Steady Energy taps TVO nuclear expertise

11 April 2024

Steady Energy - Finnish developer of the LDR-50 small modular reactor - has signed a collaboration agreement with TVO Nuclear Services related to the development of a nuclear heating plant, initially focusing on the planning of the nuclear facility's operation and safety.

The LDR-50 reactor design (Image: Steady Energy)

TVO Nuclear Services (TVONS) is a consulting company wholly owned by Finnish utility Teollisuuden Voima Oyj (TVO), owner of the Olkiluoto nuclear power plant.

The agreement gives Steady Energy access to TVO's expertise in the planning and implementation of nuclear power plant projects as well as the operation, maintenance and service life management of the plants.

Steady Energy - which last year was spun out from the VTT Technical Research Centre of Finland - aims to construct the first of several district heating plants based on its LDR-50 small modular reactor (SMR) technology in Finland by 2030.

"Steady Energy is working on a very interesting project, and we are glad to be involved by offering our expertise in its various areas," said TVONS Managing Director Ari Leppänen. "This allows us to participate in the clean transition also through small modular reactor projects."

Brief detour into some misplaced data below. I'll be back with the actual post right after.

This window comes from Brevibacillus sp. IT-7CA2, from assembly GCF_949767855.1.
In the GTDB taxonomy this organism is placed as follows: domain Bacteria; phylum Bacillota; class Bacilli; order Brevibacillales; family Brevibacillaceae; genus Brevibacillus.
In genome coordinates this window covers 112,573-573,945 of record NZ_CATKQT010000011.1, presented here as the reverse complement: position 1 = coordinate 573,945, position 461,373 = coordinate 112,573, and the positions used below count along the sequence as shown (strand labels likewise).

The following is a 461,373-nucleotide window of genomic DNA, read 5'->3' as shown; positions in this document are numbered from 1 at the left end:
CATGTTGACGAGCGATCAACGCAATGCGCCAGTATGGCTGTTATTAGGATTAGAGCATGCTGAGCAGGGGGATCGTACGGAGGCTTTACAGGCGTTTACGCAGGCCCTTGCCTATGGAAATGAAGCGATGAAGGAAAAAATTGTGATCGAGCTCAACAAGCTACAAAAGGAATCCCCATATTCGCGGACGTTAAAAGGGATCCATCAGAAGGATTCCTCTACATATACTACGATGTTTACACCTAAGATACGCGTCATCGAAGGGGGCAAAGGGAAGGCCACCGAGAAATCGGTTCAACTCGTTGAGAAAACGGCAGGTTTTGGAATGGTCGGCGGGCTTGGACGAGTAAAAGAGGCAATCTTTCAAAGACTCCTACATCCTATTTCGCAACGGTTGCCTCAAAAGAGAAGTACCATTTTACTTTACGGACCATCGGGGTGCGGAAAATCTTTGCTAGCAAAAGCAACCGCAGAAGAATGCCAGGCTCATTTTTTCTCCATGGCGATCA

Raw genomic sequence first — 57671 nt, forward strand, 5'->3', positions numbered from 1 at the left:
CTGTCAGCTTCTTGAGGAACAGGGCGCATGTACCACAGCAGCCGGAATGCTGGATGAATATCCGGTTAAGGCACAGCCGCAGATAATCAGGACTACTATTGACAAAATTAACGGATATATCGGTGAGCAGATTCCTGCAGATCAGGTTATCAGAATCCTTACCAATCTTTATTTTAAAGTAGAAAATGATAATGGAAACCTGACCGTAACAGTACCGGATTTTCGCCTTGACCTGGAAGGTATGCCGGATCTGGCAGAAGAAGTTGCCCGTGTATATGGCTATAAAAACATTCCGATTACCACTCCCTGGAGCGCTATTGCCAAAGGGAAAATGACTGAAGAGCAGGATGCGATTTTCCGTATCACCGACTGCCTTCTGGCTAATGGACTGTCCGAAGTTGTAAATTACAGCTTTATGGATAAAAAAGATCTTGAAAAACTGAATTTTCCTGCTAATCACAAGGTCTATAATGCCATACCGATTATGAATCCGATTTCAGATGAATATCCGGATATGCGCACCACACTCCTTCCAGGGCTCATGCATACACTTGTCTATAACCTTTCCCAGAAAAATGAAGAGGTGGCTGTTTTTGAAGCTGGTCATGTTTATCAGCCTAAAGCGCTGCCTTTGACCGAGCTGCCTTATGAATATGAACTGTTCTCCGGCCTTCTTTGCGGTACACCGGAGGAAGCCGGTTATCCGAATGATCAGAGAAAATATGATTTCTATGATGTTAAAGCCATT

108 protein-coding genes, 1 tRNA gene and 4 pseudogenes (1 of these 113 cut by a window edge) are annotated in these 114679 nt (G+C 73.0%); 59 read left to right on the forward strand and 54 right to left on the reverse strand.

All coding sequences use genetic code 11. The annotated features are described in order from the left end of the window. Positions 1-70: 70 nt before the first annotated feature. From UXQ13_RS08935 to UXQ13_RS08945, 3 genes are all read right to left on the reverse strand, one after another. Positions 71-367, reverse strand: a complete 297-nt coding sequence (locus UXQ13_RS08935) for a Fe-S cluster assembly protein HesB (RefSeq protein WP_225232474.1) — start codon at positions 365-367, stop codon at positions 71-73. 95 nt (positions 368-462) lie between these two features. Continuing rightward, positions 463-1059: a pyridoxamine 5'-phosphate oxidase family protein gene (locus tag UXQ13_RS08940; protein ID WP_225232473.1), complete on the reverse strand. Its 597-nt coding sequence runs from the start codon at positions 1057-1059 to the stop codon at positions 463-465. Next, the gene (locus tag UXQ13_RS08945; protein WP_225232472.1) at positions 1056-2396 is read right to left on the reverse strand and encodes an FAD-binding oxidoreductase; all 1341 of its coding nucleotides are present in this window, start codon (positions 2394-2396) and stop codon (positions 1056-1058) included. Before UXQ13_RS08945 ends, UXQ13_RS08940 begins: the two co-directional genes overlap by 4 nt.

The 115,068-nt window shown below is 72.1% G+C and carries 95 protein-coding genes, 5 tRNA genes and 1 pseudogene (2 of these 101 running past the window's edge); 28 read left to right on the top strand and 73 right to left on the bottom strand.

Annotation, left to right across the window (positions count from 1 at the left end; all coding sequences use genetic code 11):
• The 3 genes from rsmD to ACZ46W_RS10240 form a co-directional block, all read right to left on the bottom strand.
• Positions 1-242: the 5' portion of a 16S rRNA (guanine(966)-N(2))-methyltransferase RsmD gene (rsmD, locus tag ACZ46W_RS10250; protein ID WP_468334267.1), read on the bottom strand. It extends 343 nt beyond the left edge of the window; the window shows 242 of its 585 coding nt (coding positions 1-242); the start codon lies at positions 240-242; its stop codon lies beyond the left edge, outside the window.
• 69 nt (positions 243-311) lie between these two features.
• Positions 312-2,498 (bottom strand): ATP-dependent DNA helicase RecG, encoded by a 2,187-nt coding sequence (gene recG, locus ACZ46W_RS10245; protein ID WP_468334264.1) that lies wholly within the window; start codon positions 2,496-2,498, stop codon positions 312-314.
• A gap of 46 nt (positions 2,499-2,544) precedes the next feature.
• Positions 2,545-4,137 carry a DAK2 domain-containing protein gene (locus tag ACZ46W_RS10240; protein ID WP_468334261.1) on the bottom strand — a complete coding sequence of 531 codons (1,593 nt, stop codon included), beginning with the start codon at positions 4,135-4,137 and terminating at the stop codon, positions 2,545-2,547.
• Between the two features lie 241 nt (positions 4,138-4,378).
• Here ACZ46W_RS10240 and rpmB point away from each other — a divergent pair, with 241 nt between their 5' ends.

"The collaboration agreement with TVONS is a significant opportunity for Steady Energy," said Steady Energy CEO Tommi Nyman. "It will further strengthen our ability to develop and, in time, to construct a small nuclear power plant that is completely based on Finnish design. The agreement also sends a strong message that Steady Energy's project is important for the development of the entire Finnish nuclear energy industry."

The LDR-50 district heating SMR - with a thermal output of 50 MW - has been under development at VTT since 2020. Designed to operate at around 150°C and below 10 bar (145 psi), Steady Energy says its "operating conditions are less demanding compared with those of traditional reactors, simplifying the technical solutions needed to meet the high safety standards of the nuclear industry".

The LDR-50 reactor module is made of two nested pressure vessels, with their intermediate space partially filled with water. When heat removal through the primary heat exchangers is compromised, water in the intermediate space begins to boil, forming an efficient passive heat transfer route into the reactor pool, the company said. The system does not rely on electricity or any mechanical moving parts, which could fail and prevent the cooling function.

Researched and written by World Nuclear News